Silverthorne approves final piece of Angler Mountain development | SummitDaily.com

Silverthorne approves final piece of Angler Mountain development

Elise Reuter
ereuter@summitdaily.com

Nestled between the Gore Range and Ptarmigan Mountain, the final phase of Angler Mountain Ranch will soon break ground after the town of Silverthorne gave its stamp of approval. Lakeside Townhomes, a smattering of duplexes and triplexes on nearly 33 acres of land, will round out the development located at the north end of Silverthorne.

Town council unanimously voted in favor of the final site plan on Wednesday, May 25 — nearly a decade after initial plans for Angler Mountain Ranch were approved in 2006.

"It's really exciting for me to come here 10 years after starting this project with the final phase," said developer Tim Crane of Compass Homes, LLC.

In total, the project will feature a total of 29 units, including seven duplexes and five triplexes, for a net density of 4.2 units per acre. In total, the completed project would result in a total of 127 units in Angler Mountain Ranch

"When Tim did the PUD years ago, he had always contemplated doing these kind of units around that lake area," Silverthorne assistant town manager Mark Leidal said. "Now that the economy's picked up, the units he's building seem to be in demand."

Local broker John Williams said the homes would be up for presale since the town approved them. Triplexes are currently listed between $699,000 and $799,000, and duplexes have not yet been released for pricing.

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"These are the final phase of the master plan," he said. "The views there are absolutely stunning."

The expansion will back up to private open space and wetlands in Angler Mountain Ranch, bordering the nearby South Forty neighborhood. Just off Flyline Drive, a new, one-way private access lane would be constructed to allow access to the area.

As requested by the South Forty Homeowners' Association, a berm would also be constructed around the planned development.

"The idea was to avert most headlight beams at night," Crane added.

While there had been some discussion in the past regarding the proposed density of the development.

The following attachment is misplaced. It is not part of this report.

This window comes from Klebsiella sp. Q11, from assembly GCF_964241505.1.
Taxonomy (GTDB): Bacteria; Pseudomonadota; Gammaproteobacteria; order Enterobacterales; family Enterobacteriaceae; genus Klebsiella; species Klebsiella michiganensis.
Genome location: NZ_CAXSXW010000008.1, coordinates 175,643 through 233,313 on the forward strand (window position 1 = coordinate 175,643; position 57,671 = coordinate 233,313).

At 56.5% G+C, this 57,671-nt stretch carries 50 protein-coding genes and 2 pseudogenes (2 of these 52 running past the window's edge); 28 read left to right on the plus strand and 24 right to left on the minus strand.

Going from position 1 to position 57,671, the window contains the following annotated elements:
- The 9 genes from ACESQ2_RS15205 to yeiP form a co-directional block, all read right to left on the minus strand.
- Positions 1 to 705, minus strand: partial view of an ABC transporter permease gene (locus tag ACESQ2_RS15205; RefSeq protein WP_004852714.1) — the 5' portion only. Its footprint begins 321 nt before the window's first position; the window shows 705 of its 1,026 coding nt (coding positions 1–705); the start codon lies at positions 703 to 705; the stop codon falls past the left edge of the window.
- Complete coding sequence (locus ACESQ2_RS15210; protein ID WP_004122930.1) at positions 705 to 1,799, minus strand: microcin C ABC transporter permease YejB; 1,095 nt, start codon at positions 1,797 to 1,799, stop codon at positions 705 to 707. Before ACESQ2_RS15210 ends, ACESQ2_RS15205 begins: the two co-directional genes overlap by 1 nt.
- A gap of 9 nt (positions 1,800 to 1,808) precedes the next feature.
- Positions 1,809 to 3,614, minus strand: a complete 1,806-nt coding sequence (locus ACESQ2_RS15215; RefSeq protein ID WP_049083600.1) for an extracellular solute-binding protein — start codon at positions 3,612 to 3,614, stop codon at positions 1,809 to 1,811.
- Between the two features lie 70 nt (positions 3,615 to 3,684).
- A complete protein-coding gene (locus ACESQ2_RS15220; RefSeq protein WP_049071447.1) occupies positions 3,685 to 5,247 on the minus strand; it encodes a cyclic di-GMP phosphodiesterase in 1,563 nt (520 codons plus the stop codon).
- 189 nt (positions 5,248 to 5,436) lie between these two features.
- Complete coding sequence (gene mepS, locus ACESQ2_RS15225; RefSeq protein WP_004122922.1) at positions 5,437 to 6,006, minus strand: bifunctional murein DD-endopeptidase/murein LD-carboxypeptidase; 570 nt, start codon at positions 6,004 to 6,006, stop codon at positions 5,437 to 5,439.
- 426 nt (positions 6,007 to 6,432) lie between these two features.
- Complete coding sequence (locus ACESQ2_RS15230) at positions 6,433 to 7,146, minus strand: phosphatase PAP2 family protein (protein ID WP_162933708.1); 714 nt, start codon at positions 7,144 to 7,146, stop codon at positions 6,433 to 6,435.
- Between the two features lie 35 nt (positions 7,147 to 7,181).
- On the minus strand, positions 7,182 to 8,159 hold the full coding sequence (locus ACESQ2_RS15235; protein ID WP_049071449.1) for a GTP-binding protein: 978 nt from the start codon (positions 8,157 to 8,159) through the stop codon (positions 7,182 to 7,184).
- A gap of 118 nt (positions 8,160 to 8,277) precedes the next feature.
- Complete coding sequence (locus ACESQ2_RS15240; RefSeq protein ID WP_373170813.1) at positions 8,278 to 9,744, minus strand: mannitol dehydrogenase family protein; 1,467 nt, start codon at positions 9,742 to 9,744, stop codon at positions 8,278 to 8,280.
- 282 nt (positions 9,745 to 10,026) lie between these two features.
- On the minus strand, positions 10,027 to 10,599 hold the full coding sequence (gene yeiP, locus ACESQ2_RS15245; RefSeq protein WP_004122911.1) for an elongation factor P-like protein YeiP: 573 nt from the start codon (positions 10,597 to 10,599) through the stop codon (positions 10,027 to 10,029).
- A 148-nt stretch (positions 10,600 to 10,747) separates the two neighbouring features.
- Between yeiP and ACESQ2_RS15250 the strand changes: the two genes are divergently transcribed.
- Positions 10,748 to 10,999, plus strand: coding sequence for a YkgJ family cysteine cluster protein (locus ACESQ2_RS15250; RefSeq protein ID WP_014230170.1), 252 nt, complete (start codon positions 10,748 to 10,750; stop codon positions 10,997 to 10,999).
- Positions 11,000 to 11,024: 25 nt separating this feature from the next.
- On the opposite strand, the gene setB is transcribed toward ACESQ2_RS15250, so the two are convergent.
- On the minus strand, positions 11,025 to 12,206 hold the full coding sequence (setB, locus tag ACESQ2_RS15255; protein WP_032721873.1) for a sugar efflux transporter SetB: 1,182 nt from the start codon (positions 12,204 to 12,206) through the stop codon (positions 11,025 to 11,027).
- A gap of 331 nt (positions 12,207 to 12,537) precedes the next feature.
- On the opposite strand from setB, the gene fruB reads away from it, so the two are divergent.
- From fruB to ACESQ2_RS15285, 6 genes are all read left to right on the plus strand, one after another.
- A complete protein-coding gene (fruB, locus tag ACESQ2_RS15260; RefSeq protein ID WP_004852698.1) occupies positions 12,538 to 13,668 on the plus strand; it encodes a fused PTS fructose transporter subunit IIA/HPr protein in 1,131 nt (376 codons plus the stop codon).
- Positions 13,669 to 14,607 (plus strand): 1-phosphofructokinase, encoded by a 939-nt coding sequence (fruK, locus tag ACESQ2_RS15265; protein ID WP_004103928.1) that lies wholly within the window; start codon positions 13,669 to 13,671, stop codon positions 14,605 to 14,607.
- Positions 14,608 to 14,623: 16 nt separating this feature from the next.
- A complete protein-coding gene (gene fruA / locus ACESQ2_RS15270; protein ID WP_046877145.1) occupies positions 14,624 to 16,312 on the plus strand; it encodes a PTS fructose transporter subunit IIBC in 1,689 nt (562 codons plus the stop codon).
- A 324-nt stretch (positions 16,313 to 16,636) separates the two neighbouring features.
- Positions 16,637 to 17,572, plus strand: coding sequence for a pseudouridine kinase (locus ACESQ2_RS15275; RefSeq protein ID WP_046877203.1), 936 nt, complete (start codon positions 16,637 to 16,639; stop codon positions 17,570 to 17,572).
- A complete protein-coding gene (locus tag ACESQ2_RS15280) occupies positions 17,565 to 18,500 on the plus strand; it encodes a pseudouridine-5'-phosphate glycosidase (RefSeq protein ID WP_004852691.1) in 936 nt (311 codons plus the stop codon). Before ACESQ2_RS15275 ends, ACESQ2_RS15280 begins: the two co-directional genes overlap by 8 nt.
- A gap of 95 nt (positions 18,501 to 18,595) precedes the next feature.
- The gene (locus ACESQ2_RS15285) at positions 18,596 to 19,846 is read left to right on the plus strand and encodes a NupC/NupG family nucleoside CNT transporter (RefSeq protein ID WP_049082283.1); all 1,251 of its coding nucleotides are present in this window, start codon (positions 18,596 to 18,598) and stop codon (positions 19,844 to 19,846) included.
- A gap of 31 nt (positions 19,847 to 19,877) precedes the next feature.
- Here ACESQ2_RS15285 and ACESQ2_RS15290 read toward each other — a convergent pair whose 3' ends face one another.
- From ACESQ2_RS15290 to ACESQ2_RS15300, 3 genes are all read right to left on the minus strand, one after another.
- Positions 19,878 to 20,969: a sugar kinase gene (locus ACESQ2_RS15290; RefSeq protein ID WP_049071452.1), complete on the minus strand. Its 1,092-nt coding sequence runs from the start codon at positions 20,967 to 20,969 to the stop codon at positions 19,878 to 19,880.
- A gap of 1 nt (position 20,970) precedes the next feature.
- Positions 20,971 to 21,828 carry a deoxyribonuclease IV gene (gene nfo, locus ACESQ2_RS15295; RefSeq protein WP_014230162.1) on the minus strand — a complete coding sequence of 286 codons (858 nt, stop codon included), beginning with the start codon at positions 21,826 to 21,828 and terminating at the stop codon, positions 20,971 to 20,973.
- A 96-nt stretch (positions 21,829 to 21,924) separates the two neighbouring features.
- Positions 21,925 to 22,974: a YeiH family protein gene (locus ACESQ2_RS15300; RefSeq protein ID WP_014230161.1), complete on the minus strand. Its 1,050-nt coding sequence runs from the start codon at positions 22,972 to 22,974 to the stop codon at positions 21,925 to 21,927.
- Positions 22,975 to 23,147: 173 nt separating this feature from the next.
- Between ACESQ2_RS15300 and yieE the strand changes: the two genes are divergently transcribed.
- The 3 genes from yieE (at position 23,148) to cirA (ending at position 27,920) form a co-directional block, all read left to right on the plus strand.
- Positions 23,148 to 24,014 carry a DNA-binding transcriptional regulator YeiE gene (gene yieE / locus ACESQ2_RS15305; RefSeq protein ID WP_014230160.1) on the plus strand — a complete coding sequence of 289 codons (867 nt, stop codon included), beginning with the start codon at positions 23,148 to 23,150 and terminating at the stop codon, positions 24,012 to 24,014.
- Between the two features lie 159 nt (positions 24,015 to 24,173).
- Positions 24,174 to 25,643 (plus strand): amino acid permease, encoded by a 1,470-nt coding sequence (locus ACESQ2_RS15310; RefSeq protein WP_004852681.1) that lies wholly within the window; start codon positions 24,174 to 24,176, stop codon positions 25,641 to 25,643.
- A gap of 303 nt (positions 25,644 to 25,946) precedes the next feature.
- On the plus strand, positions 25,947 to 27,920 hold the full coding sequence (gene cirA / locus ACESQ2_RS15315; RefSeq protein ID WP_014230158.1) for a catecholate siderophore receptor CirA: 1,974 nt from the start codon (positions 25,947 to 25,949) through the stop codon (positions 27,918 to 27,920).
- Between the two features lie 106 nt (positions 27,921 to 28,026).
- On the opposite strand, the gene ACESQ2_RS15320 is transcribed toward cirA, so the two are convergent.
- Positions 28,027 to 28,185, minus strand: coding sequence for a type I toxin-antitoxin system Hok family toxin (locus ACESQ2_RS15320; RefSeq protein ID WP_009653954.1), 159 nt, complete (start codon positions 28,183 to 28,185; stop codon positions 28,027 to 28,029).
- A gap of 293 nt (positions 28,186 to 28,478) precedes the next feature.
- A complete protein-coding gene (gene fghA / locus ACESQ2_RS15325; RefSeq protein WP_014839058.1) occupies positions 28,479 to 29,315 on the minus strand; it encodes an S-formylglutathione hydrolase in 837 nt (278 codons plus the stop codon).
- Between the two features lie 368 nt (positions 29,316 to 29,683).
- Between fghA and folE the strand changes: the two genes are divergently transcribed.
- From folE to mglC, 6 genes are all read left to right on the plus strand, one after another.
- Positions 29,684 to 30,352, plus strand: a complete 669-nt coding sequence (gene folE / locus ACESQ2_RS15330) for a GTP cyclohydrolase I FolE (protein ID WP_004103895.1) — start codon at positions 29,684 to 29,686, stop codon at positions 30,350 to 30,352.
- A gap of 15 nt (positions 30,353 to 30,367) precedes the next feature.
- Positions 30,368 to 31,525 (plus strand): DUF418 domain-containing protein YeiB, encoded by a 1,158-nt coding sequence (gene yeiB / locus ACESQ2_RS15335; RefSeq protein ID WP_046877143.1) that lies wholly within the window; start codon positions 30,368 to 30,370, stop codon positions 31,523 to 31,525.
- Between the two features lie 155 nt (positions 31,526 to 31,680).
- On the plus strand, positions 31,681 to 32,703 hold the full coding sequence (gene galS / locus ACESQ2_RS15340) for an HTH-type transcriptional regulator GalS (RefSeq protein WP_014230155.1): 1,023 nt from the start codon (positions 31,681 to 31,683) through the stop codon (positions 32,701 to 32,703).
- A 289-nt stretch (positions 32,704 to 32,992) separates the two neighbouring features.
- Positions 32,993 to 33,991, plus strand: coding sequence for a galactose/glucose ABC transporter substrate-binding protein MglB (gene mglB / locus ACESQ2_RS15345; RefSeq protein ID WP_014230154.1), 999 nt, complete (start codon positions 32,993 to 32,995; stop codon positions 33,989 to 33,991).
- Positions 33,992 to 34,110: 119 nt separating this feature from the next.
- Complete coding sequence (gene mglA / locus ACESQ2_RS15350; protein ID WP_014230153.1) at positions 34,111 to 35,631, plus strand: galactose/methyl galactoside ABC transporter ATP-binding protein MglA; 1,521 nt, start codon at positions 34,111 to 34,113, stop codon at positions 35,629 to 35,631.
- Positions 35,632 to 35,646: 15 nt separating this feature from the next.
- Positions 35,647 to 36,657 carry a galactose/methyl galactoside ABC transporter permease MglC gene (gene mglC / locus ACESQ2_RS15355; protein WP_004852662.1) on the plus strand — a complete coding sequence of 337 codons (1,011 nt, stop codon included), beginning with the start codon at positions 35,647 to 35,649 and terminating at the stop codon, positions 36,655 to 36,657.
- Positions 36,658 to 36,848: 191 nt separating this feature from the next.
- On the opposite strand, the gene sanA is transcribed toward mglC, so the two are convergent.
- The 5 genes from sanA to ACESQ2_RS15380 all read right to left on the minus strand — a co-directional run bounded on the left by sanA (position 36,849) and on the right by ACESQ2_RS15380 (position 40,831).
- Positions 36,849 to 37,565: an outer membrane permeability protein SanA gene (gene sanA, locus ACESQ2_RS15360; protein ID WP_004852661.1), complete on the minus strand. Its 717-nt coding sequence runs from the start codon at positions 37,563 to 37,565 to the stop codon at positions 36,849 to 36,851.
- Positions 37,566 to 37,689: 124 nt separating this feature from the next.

Most neighbors in the surrounding area were satisfied with the developer's efforts to address their concerns, but wanted the berm to be extended further in light of the density of Lakeside Townhomes compared with the nearby South Forty Neighborhood.

"It's mainly to help mitigate impacts of slightly higher densities adjacent to south forty residents who have been there for a slightly longer time," Assistant town manager Mark Leidal said.

At the time of the preliminary site plan proposal for Lakeside Townhomes in 2014, neighbors just north of the development expressed concern regarding the density and view corridors.

"We really tried at that time to address the density," said Sharon Swartz, a resident who lives just north of the proposed development.

"I want to commend the developer for working with us," said Peter Wessel, another South Forty neighbor. "I think the developer has done everything possible."

He did request the town's cooperation in further extending the berm and creating a water quality pond.

Another neighbor spoke at Wednesday night's meeting, concerned about the potential effects on the nearby wetlands. He said beavers had previously resided at a pond between town-owned open space and South Forty land just north of the proposed development.

"You'd be voting on developing property on both sides of this old beaver pond," South Forty resident Eli Robertson said. "Will the beavers be welcome back? If we do let them back, the wetlands could be restored."

He also implored the town to further investigate the disappearance of the dams, adding, "It warrants a few questions asked."

Leidal said they had used aerial mapping an other tools to conduct and investigation. The result?

"It didn't recently happen," he said. "It's been years since someone removed the beaver dams."

To prevent disturbance of the wetlands, the final site plan shows limited landscaping within a 25-foot wetland buffer. In addition, a planning commission staff report noted the proposal would not disturb nearby wetlands or affect geologic hazard areas.